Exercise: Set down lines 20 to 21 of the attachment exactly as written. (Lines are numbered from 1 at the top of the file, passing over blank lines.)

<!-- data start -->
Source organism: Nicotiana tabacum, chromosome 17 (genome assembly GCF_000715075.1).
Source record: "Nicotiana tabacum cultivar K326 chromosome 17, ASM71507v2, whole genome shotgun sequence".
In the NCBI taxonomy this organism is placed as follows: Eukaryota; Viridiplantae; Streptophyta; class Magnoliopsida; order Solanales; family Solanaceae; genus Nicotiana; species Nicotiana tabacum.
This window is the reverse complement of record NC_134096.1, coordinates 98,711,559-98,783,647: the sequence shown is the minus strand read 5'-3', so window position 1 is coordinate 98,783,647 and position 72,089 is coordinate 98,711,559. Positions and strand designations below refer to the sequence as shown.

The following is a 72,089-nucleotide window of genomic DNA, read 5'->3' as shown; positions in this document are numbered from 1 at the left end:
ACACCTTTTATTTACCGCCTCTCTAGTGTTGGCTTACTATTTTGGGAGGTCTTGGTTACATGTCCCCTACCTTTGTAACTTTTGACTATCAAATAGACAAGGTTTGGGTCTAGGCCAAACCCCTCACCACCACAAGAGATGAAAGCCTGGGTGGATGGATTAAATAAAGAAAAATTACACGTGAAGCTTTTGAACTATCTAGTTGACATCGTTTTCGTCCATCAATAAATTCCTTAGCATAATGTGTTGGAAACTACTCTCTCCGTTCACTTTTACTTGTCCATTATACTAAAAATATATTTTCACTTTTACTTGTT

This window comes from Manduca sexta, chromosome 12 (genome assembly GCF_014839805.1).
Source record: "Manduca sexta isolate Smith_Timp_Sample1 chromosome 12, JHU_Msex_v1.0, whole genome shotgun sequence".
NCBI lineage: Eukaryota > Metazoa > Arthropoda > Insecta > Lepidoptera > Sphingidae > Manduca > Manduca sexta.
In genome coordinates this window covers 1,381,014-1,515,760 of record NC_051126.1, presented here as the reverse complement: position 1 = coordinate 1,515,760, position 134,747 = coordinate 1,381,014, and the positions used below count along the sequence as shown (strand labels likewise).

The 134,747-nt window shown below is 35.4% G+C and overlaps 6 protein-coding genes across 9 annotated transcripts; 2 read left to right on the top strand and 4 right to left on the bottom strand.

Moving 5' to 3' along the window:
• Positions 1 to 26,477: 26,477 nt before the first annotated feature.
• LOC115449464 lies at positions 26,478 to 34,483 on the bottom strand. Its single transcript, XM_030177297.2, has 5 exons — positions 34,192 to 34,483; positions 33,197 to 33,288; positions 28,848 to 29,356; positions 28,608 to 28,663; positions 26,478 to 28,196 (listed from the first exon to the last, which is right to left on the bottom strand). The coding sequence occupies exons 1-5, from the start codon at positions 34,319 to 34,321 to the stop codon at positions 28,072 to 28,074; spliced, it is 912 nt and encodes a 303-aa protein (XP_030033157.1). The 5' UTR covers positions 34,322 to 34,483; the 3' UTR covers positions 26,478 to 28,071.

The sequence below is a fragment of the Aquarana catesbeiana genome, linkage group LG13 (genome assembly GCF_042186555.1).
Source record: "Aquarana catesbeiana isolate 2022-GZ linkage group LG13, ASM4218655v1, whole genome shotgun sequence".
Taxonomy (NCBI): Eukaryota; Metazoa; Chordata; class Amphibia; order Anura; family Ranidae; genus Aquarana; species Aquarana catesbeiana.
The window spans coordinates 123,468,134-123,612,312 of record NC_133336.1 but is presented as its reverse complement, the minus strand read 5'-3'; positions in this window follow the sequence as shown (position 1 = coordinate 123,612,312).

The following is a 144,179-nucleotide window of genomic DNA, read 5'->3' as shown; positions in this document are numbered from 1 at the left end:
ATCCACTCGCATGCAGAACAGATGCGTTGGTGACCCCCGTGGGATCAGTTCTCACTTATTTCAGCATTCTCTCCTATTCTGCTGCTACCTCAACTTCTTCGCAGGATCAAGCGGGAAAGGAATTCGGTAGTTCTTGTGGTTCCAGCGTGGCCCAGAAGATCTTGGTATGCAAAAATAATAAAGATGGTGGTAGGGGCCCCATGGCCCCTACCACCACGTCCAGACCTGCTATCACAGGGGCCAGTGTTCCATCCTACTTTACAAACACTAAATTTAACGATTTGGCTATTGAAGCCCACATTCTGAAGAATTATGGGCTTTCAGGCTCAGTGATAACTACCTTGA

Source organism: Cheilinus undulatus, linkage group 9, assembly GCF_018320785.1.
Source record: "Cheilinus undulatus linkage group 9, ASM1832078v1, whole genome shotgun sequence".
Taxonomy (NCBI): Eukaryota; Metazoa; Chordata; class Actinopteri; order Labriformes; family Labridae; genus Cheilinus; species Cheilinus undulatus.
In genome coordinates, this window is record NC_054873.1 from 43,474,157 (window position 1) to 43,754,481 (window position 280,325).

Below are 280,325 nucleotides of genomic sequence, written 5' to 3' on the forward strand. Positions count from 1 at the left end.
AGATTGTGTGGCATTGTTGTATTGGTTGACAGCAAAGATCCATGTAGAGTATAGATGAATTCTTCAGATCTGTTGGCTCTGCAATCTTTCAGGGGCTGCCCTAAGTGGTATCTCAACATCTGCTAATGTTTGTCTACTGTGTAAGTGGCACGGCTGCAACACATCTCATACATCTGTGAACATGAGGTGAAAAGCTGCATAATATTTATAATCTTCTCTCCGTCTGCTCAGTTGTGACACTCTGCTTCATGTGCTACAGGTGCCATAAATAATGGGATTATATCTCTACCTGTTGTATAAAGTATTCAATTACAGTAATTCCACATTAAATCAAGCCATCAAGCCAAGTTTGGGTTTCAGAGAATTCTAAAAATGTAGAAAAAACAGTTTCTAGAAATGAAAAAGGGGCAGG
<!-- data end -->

ATCCACTCGCATGCAGAACAGATGCGTTGGTGACCCCCGTGGGATCAGTTCTCACTTATTTCAGCATTCTCTCCTATTCTGCTGCTACCTCAACTTCTTCGCAGGATCAAGCGGGAAAGGAATTCGGTAGTTCTTGTGGTTCCAGCGTGGCCCAGAAGATCTTGGTATGCAAAAATAATAAAGATGGTGGTAGGGGCCCCATGGCCCCTACCACCACGTCCAGACCTGCTATCACAGGGGCCAGTGTTCCATCCTACTTTACAAACACTAAATTTAACGATTTGGCTATTGAAGCCCACATTCTGAAGAATTATGGGCTTTCAGGCTCAGTGATAACTACCTTGA

Source organism: Cheilinus undulatus, linkage group 9, assembly GCF_018320785.1.